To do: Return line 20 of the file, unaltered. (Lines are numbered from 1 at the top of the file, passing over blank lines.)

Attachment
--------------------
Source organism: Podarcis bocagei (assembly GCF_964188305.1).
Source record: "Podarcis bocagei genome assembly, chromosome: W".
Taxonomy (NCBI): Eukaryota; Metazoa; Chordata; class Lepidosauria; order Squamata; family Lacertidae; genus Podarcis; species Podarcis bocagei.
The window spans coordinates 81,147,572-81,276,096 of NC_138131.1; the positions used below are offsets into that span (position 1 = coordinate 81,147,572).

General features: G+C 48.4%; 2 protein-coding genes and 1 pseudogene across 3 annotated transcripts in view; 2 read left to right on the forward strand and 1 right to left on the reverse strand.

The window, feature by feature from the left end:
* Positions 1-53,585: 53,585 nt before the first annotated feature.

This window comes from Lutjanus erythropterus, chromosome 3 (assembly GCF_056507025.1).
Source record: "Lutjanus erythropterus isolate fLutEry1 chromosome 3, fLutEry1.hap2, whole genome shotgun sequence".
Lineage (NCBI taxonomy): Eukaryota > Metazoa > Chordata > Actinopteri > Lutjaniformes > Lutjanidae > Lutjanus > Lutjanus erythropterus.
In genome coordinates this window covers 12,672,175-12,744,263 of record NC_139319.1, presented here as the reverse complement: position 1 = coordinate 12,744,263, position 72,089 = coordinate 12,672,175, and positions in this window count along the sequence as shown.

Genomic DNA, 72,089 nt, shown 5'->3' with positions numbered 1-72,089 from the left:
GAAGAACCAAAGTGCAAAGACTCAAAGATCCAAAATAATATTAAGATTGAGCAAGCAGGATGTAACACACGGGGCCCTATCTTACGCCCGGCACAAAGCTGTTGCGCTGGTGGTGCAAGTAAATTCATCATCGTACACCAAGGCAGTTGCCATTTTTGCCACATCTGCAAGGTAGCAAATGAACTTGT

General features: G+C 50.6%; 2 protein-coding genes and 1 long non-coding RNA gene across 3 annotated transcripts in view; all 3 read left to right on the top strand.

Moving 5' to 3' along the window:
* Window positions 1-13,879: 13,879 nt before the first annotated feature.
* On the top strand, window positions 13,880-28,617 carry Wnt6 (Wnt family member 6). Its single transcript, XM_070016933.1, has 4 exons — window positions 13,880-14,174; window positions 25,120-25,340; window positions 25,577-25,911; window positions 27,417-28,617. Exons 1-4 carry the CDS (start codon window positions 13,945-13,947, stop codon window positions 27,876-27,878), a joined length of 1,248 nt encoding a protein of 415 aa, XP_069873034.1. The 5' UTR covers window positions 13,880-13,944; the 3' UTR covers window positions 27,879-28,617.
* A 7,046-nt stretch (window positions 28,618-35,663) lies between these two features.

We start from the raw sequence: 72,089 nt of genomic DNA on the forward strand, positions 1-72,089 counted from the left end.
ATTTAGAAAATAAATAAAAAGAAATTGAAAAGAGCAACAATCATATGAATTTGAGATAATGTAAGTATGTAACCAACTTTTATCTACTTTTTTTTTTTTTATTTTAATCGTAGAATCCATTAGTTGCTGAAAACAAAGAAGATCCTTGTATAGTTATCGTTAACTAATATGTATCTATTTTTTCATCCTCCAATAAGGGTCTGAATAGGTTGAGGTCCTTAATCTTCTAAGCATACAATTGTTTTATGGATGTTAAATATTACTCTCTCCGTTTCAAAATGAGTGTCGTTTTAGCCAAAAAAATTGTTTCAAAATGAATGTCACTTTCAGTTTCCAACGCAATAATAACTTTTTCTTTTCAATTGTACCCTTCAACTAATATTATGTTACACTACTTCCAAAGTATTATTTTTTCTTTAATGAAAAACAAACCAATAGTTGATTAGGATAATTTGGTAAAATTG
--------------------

ATTTAGAAAATAAATAAAAAGAAATTGAAAAGAGCAACAATCATATGAATTTGAGATAATGTAAGTATGTAACCAACTTTTATCTACTTTTTTTTTTTTTATTTTAATCGTAGAATCCATTAGTTGCTGAAAACAAAGAAGATCCTTGTATAGTTATCGTTAACTAATATGTATCTATTTTTTCATCCTCCAATAAGGGTCTGAATAGGTTGAGGTCCTTAATCTTCTAAGCATACAATTGTTTTATGGATGTTAAATATTACTCTCTCCGTTTCAAAATGAGTGTCGTTTTAGCCAAAAAAATTGTTTCAAAATGAATGTCACTTTCAGTTTCCAACGCAATAATAACTTTTTCTTTTCAATTGTACCCTTCAACTAATATTATGTTACACTACTTCCAAAGTATTATTTTTTCTTTAATGAAAAACAAACCAATAGTTGATTAGGATAATTTGGTAAAATTG